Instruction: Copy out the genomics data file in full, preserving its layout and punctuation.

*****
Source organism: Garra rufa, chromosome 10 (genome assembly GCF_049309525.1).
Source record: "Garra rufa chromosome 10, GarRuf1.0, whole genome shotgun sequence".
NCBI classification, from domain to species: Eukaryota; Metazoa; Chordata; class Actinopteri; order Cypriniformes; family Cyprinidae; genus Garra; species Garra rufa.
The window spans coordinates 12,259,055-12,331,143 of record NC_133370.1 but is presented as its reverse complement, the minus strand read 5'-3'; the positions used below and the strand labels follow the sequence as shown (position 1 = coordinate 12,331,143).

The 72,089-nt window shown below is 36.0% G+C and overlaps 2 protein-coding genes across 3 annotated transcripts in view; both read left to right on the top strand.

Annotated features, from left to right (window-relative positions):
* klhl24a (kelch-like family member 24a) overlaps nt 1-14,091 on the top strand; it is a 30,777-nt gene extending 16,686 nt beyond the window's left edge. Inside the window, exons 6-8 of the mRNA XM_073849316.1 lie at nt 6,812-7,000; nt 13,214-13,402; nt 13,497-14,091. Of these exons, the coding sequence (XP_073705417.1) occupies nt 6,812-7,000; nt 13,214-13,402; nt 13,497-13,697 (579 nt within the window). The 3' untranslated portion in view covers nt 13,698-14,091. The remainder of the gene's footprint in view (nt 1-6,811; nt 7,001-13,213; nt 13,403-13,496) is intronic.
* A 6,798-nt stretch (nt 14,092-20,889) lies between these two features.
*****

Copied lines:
Source organism: Garra rufa, chromosome 10 (genome assembly GCF_049309525.1).
Source record: "Garra rufa chromosome 10, GarRuf1.0, whole genome shotgun sequence".
NCBI classification, from domain to species: Eukaryota; Metazoa; Chordata; class Actinopteri; order Cypriniformes; family Cyprinidae; genus Garra; species Garra rufa.
The window spans coordinates 12,259,055-12,331,143 of record NC_133370.1 but is presented as its reverse complement, the minus strand read 5'-3'; the positions used below and the strand labels follow the sequence as shown (position 1 = coordinate 12,331,143).

The 72,089-nt window shown below is 36.0% G+C and overlaps 2 protein-coding genes across 3 annotated transcripts in view; both read left to right on the top strand.

Annotated features, from left to right (window-relative positions):
* klhl24a (kelch-like family member 24a) overlaps nt 1-14,091 on the top strand; it is a 30,777-nt gene extending 16,686 nt beyond the window's left edge. Inside the window, exons 6-8 of the mRNA XM_073849316.1 lie at nt 6,812-7,000; nt 13,214-13,402; nt 13,497-14,091. Of these exons, the coding sequence (XP_073705417.1) occupies nt 6,812-7,000; nt 13,214-13,402; nt 13,497-13,697 (579 nt within the window). The 3' untranslated portion in view covers nt 13,698-14,091. The remainder of the gene's footprint in view (nt 1-6,811; nt 7,001-13,213; nt 13,403-13,496) is intronic.
* A 6,798-nt stretch (nt 14,092-20,889) lies between these two features.